Publications by authors named "Muhammad A Rishi"

7 Publications

  • Page 1 of 1

Complete lung collapse as a rare complication of sarcoidosis-associated mediastinal lymphadenopathy.

Respirol Case Rep 2021 Apr 10;9(4):e00739. Epub 2021 Mar 10.

Department of Pulmonology, Critical Care, and Sleep Medicine Mayo Clinic health System Eau Claire WI USA.

Complete lung collapse associated with sarcoidosis is exceedingly rare. Although lymphoma should be ruled out when patients with mediastinal lymphadenopathy develop lung collapse, sarcoidosis should be considered in the differential, especially when associated with fibrosing mediastinitis.
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http://dx.doi.org/10.1002/rcr2.739DOI Listing
http://www.ncbi.nlm.nih.gov/pmc/articles/PMC7946853PMC
April 2021

Patient Safety-Related Incidents and Daylight Saving Time Transitions.

J Gen Intern Med 2021 04 27;36(4):1120. Epub 2021 Jan 27.

Department of Internal Medicine, Mayo Clinic Health System, Eau Claire, WI, USA.

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http://dx.doi.org/10.1007/s11606-021-06599-7DOI Listing
http://www.ncbi.nlm.nih.gov/pmc/articles/PMC8041974PMC
April 2021

Child and teen sleep and pandemic-era school.

J Clin Sleep Med 2021 Apr;17(4):613-615

Department of Pediatrics, Division of Pulmonary, Asthma and Sleep Medicine, Stanford University School of Medicine, Palo Alto, California.

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http://dx.doi.org/10.5664/jcsm.9122DOI Listing
http://www.ncbi.nlm.nih.gov/pmc/articles/PMC8020682PMC
April 2021

Daylight saving time and atrial fibrillation.

Authors:
Muhammad A Rishi

Sleep Med 2020 11 6;75:537. Epub 2020 Aug 6.

Mayo Clinic Health System, United States. Electronic address:

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http://dx.doi.org/10.1016/j.sleep.2020.07.039DOI Listing
November 2020

Teen Crash Risk and Insufficient Sleep.

J Adolesc Health 2019 05;64(5):671

University of Pennsylvania, Philadelphia, Pennsylvania.

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http://dx.doi.org/10.1016/j.jadohealth.2019.01.025DOI Listing
May 2019

Effect of visualization of raw graphic polysomnography data by sleep apnea patients on adherence to CPAP therapy.

Respir Care 2013 Apr;58(4):607-13

Sleep Laboratory, James A Lovell Federal Health Care Center, North Chicago, IL 60064, USA.

Background: CPAP is considered to be the cornerstone of therapy for obstructive sleep apnea. However, adherence to this treatment is frequently poor, which may lead to ongoing symptoms, including daytime sleepiness and poor cognitive function. We aimed to determine the efficacy of showing patients their raw graphic polysomnography (PSG) data in increasing their CPAP adherence.

Methods: The subjects were patients with obstructive sleep apnea (n = 37, diagnosed on prior PSG), who were prospectively randomized into an experimental arm or a control arm. The patients in the experimental arm (n = 18) were shown detailed PSG data, including graphic data from PSG prior to prescription of CPAP. The patients in the control arm (n = 19) were shown the non-graphic paper report of the PSG. Adherence data, collected using CPAP devices with internal microprocessors (adherence cards), was read at 4 weeks after treatment initiation.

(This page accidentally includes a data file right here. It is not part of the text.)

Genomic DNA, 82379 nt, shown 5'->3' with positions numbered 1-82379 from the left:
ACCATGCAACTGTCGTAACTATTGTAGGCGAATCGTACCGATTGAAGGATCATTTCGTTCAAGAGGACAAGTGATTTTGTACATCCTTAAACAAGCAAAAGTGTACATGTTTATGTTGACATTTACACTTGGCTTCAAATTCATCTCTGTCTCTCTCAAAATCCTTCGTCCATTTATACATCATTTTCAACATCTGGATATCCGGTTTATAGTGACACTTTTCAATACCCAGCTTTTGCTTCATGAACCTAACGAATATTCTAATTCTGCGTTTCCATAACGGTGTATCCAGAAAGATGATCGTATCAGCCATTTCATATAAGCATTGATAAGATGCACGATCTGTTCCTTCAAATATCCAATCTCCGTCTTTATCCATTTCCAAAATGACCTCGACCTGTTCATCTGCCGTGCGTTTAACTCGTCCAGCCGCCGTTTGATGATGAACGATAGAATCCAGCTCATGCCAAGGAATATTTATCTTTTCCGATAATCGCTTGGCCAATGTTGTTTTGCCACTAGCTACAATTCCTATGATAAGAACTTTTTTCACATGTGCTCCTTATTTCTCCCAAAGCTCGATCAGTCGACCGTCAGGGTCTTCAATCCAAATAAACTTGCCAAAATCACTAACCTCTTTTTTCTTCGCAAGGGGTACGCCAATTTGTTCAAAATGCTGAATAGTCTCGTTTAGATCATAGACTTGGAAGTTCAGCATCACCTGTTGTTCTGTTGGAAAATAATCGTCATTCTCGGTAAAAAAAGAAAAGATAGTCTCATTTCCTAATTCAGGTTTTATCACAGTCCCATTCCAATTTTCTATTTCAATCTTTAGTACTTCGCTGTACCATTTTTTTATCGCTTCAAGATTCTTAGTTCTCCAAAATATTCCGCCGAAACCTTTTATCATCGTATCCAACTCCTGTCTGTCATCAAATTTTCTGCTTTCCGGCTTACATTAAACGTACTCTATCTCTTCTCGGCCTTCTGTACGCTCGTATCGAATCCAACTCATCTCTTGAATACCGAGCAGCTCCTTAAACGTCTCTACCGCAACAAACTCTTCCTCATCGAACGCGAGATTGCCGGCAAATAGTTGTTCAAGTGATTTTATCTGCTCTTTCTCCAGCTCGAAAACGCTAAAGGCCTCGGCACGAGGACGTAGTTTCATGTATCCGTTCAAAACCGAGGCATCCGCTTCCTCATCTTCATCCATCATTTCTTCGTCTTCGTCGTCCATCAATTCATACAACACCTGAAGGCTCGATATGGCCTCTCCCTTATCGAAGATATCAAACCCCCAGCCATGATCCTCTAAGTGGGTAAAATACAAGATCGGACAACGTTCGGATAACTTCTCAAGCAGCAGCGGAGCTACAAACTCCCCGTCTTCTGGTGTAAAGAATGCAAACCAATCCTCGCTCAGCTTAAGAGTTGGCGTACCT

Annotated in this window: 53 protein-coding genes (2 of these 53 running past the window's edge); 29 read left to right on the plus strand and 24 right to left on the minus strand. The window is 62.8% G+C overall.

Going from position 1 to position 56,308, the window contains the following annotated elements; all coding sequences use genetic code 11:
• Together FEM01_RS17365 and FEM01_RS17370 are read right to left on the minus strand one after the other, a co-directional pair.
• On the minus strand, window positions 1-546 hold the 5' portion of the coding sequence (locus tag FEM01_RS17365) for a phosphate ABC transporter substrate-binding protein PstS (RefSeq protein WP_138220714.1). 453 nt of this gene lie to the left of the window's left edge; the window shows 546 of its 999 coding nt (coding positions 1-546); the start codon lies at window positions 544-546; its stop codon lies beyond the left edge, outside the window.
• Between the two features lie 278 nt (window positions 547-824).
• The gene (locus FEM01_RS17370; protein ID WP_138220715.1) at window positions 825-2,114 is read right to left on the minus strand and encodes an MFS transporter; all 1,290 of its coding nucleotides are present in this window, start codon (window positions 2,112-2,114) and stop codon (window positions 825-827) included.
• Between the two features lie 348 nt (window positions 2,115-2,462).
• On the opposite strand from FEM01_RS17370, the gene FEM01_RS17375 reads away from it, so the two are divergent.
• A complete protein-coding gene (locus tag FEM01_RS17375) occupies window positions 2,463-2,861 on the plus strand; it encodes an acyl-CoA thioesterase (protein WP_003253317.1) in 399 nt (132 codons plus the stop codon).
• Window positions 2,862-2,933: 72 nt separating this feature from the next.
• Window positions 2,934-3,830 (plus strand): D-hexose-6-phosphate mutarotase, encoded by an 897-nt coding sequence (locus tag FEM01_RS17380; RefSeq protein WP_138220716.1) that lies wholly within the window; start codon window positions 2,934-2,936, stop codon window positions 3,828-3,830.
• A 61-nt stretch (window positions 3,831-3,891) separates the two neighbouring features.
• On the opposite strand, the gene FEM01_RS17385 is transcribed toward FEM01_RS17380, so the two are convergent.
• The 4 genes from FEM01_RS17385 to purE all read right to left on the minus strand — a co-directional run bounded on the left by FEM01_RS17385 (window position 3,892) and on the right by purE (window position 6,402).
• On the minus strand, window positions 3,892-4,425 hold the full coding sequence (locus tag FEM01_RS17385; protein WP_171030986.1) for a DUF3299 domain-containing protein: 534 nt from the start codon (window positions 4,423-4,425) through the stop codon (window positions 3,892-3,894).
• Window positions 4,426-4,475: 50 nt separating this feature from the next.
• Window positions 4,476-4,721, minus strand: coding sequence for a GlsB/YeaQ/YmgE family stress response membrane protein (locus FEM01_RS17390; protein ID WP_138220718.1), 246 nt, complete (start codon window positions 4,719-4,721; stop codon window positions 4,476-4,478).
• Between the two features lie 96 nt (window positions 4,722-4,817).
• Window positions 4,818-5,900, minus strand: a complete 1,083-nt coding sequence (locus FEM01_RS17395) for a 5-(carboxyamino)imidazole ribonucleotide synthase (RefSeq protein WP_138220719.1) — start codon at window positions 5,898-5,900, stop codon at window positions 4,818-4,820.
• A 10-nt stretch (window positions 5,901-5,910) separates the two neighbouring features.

Results: There was no difference in age (57.3 ± 11.8 y vs 55.5 ± 11.6 y, P = .64), body mass index (BMI) (32.7 ± 6.3 kg/m(2) vs 32.3 ± 6.6 kg/m(2), P = .85), and apnea-hypopnea index (36.0 ± 27.8 events/h vs 30.5 ± 19.1 events/h, P = .48) between the experimental and control arms. There was no difference in percent of days CPAP was used (58% vs 64%, P = .59) and average number of hours each night CPAP was used (3.9 ± 2.1 h vs 4.1 ± 2.5 h, P = .76) between the experimental and control arms, respectively. In multi logistic regression models, which included age, BMI > 30 kg/m(2), apnea-hypopnea index, and experimental intervention, only BMI was found to increase likelihood of improved adherence (odds ratio = 13.3, P = .007).

Conclusions: Showing patients raw graphic PSG data does not seem to improve adherence to CPAP. BMI is a very strong predictor of CPAP adherence.
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http://dx.doi.org/10.4187/respcare.01539DOI Listing
April 2013

Pulmonary strongyloidiasis associated CD3+ large granular lymphocytosis.

Ann Thorac Med 2011 Apr;6(2):96-8

Rosalind Franklin University of Medicine and Science, North Chicago, IL, USA.

We report a case of pulmonary strongyloidiasis in a patient with large granular lymphocytosis. He was on short-term high dose immunosuppressant therapy. A 77-year-old white male presented to the emergency room with fever and shortness of breath for 10 days. The patient had been diagnosed about 3 months prior to this presentation with "large granular lymphocytosis" (LGL) after a workup for pancytopenia. Methotrexate and prednisone had been started 1 month ago for the treatment of LGL. Five days prior to the current presentation, he had been started on moxifloxacin as an outpatient but got progressively worse and came to an emergency room. Bronchial washings (bronchoalveolar lavage) demonstrated numerous filariform larvae of Strongyloides stercoralis. The patient was treated with ivermectin and improved. Pulmonary strongyloidiasis should be considered in the differential if X-ray findings show a interstitial or alveolar pattern and if the patient has visited the endemic areas, even in the remote past.
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http://dx.doi.org/10.4103/1817-1737.78432DOI Listing
http://www.ncbi.nlm.nih.gov/pmc/articles/PMC3081564PMC
April 2011